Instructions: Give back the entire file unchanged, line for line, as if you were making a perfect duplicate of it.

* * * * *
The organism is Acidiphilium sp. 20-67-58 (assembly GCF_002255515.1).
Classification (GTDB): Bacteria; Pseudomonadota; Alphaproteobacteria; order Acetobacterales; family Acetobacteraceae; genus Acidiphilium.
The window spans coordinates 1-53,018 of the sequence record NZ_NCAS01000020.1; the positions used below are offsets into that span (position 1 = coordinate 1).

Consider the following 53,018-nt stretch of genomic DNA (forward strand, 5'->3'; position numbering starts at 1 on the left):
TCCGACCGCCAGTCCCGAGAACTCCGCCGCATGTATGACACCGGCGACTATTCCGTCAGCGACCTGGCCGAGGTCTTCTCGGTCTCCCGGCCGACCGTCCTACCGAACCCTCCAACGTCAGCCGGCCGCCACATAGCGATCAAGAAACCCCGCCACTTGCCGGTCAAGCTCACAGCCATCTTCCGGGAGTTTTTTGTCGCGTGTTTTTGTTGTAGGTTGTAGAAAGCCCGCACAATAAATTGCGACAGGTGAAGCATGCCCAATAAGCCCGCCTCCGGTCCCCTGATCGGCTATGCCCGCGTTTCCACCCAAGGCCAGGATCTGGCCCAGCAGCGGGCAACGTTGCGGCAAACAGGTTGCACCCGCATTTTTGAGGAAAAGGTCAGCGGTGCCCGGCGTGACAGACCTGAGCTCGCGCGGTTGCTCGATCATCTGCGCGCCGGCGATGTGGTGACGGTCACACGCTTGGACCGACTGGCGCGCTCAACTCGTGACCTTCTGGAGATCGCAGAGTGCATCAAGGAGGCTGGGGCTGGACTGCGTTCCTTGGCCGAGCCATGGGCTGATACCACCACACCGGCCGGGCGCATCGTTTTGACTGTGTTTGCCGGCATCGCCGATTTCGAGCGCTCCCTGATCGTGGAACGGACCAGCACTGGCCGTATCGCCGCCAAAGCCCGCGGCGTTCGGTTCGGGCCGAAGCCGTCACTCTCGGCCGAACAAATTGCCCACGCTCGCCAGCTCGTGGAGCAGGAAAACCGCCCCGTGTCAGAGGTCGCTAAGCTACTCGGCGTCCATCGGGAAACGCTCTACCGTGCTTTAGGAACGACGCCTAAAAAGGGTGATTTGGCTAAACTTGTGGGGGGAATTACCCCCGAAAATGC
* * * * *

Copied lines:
The organism is Acidiphilium sp. 20-67-58 (assembly GCF_002255515.1).
Classification (GTDB): Bacteria; Pseudomonadota; Alphaproteobacteria; order Acetobacterales; family Acetobacteraceae; genus Acidiphilium.
The window spans coordinates 1-53,018 of the sequence record NZ_NCAS01000020.1; the positions used below are offsets into that span (position 1 = coordinate 1).

Consider the following 53,018-nt stretch of genomic DNA (forward strand, 5'->3'; position numbering starts at 1 on the left):
TCCGACCGCCAGTCCCGAGAACTCCGCCGCATGTATGACACCGGCGACTATTCCGTCAGCGACCTGGCCGAGGTCTTCTCGGTCTCCCGGCCGACCGTCCTACCGAACCCTCCAACGTCAGCCGGCCGCCACATAGCGATCAAGAAACCCCGCCACTTGCCGGTCAAGCTCACAGCCATCTTCCGGGAGTTTTTTGTCGCGTGTTTTTGTTGTAGGTTGTAGAAAGCCCGCACAATAAATTGCGACAGGTGAAGCATGCCCAATAAGCCCGCCTCCGGTCCCCTGATCGGCTATGCCCGCGTTTCCACCCAAGGCCAGGATCTGGCCCAGCAGCGGGCAACGTTGCGGCAAACAGGTTGCACCCGCATTTTTGAGGAAAAGGTCAGCGGTGCCCGGCGTGACAGACCTGAGCTCGCGCGGTTGCTCGATCATCTGCGCGCCGGCGATGTGGTGACGGTCACACGCTTGGACCGACTGGCGCGCTCAACTCGTGACCTTCTGGAGATCGCAGAGTGCATCAAGGAGGCTGGGGCTGGACTGCGTTCCTTGGCCGAGCCATGGGCTGATACCACCACACCGGCCGGGCGCATCGTTTTGACTGTGTTTGCCGGCATCGCCGATTTCGAGCGCTCCCTGATCGTGGAACGGACCAGCACTGGCCGTATCGCCGCCAAAGCCCGCGGCGTTCGGTTCGGGCCGAAGCCGTCACTCTCGGCCGAACAAATTGCCCACGCTCGCCAGCTCGTGGAGCAGGAAAACCGCCCCGTGTCAGAGGTCGCTAAGCTACTCGGCGTCCATCGGGAAACGCTCTACCGTGCTTTAGGAACGACGCCTAAAAAGGGTGATTTGGCTAAACTTGTGGGGGGAATTACCCCCGAAAATGC